So, I decided I had to get involved. The things that I’m fighting for in this campaign, the issues I made part of my platform grew organically out of my work as a community organizer. I was spending my time talking to people all across the district who are engaged in real struggle against difficult things, against gun violence in our community, against poverty. Trying to make our educational system better for our kids; struggling to be able to afford to go to the doctor and afford to buy the medications you need.  It was all of these things I was connecting with people on, that led me to say, these are the issues that I want to stand for and fight for. I saw this need and felt like I could make a difference. That I was in a position to be able to stand up and say, I can run, I can do this and I want to run on your behalf.  That’s really how my evolution into a candidate happened. I think that’s very different from what you’ve seen from my opponent.

Urban CNY: What about Juanita Perez Williams and Women Reproductive Rights

Balter alluded to Juanita Perez Williams’ conflicting position(s) on women’s reproductive rights and discussed her absolute commitment to protecting women’s access to reproductive healthcare.

Balter:” I think that’s an important difference.  As far as the issues go, I don’t yet know what the differences are between us, because I don’t know where Juanita Perez Williams stands on any of these issues. I followed her in the mayor’s race, but there she was talking about local issues. I don’t know where she stands on federal issues, I haven’t heard her share positions with anybody at public events that I’ve been at, she’s not responded. I’m looking forward to hearing from her at some of the debates or candidates forums we have, what her positions on the issues are, but at this point I don’t know.”

Urban CNY: Do You Feel Betrayed by the Democratic Congressional Campaign Committee?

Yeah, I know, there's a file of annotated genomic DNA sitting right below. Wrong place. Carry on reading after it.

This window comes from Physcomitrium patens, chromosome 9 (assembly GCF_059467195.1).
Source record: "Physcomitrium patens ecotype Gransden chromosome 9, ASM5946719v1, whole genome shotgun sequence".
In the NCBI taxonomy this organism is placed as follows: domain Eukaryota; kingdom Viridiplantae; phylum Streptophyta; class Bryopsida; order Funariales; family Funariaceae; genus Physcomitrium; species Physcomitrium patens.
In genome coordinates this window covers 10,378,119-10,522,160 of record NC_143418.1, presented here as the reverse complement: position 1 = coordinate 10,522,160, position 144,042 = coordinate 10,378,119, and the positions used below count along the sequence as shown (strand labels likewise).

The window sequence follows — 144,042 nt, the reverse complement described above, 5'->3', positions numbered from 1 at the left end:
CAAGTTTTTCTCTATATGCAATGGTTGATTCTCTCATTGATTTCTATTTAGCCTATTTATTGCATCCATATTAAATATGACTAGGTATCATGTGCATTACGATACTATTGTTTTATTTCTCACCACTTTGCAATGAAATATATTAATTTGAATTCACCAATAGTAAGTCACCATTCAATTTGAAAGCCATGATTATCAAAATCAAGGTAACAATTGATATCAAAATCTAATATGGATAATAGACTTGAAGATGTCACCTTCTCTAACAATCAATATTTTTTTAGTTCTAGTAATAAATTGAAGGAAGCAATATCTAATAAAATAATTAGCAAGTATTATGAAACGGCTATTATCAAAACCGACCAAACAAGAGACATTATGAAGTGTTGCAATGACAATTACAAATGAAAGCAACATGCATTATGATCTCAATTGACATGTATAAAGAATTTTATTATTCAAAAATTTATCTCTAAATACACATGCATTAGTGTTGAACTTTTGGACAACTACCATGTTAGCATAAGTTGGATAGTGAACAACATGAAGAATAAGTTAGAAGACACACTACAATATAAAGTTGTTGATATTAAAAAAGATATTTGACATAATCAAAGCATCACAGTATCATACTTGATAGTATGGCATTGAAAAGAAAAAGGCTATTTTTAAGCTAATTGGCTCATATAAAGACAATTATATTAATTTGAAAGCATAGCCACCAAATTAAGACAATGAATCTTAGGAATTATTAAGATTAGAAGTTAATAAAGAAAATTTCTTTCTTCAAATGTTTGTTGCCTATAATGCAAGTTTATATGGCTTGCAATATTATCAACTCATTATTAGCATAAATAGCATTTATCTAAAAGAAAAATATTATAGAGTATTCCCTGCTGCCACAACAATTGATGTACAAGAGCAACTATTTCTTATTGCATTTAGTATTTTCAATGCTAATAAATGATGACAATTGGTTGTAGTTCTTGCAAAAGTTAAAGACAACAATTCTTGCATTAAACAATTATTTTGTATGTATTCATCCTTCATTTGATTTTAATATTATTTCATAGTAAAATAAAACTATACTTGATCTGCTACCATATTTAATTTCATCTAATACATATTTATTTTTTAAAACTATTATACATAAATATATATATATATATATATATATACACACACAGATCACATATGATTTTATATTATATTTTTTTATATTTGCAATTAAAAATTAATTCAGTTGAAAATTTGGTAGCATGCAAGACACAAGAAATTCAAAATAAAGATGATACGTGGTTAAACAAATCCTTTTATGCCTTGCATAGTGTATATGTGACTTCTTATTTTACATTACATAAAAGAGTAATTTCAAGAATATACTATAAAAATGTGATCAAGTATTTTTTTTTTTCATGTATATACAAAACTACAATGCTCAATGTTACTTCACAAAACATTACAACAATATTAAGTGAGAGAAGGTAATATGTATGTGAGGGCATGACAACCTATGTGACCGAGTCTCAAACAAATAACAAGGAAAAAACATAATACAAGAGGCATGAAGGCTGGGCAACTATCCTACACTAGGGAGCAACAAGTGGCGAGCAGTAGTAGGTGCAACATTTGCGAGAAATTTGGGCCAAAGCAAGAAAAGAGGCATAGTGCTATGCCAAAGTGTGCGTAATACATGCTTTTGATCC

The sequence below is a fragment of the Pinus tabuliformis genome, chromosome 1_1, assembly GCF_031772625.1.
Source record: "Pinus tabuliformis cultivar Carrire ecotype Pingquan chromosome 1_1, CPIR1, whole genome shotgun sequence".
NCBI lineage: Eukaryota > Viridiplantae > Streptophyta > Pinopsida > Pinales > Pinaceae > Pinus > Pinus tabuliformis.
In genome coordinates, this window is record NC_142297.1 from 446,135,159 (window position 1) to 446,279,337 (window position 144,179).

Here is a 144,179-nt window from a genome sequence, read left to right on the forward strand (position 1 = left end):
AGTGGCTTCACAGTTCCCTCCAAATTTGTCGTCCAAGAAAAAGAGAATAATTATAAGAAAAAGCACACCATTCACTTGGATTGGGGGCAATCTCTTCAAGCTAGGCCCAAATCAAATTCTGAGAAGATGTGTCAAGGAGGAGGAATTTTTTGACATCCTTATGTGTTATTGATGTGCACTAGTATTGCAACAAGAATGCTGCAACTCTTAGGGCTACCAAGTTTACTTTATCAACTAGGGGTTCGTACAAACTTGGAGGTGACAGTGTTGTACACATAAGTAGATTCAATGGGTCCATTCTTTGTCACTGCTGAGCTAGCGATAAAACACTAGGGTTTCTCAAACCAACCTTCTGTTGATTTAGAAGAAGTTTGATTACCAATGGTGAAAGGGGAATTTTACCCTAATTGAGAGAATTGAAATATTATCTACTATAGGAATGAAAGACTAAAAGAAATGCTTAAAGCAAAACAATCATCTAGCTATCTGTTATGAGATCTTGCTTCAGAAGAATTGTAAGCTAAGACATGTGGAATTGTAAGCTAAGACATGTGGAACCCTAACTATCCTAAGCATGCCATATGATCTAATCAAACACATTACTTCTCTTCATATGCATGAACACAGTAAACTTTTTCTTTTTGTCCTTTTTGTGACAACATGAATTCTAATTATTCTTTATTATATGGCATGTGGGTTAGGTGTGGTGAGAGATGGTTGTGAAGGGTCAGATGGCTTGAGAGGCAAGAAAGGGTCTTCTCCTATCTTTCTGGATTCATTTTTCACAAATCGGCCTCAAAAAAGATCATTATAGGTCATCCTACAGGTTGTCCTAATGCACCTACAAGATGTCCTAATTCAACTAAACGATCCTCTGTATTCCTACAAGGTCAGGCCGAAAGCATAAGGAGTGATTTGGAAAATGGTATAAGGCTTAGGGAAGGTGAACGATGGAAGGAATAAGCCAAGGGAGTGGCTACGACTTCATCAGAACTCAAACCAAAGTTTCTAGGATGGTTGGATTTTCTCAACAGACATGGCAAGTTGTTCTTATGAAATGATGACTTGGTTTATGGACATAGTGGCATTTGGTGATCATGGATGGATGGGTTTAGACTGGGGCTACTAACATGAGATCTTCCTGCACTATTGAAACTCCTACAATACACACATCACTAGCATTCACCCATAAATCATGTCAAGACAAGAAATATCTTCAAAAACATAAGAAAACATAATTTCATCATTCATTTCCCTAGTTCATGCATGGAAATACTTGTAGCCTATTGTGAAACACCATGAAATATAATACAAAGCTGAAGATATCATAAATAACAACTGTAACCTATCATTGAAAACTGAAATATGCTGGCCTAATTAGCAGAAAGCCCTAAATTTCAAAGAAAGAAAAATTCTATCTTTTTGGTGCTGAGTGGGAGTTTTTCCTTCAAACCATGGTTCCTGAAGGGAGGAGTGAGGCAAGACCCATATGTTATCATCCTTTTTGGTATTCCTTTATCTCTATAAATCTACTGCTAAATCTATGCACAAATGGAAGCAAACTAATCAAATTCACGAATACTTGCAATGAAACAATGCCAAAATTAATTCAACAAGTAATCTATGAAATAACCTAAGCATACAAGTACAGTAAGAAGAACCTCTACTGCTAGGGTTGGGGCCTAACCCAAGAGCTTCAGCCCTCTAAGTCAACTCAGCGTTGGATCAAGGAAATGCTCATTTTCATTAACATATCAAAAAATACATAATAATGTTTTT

Balter: I think what they did was a bad decision. What made me angry about it I wasn’t angry for myself, I was angry for the district. Because I think what the DCCC actions say to the district is, ‘we don’t really care about the work you’ve done, we don’t care about the decisions that you’ve made. We’re going to discredit all of the months of time and energy and effort you’ve put into this campaign, and we’re gonna step in here and tell you what’s good for you’. We’re seeing them do this in District all over the country; this is a pattern on how they approach this process.

It shows the same disrespect for the voter that John Katko shows for the voter by refusing to have Town Hall meetings, by refusing to engage with people who live in the district. It’s that same disconnect of saying ‘I can represent you because I know what’s best for you, and I don’t have to talk to you about it and I get to make the decisions’

I think that’s fundamentally wrong, I think that goes against what political representation is supposed to be.  It’s supposed to come from the people up, not from the top down. That made me angry on behalf of the hundreds of people that were out working in the field for the campaign every day. It made me angry for the people who come up to me after an event, and talk to me about how grateful they are to have somebody standing up and fighting for these issues, and fighting for the things they believe in. It discredited all of their time energy and intention and I think that’s wrong.”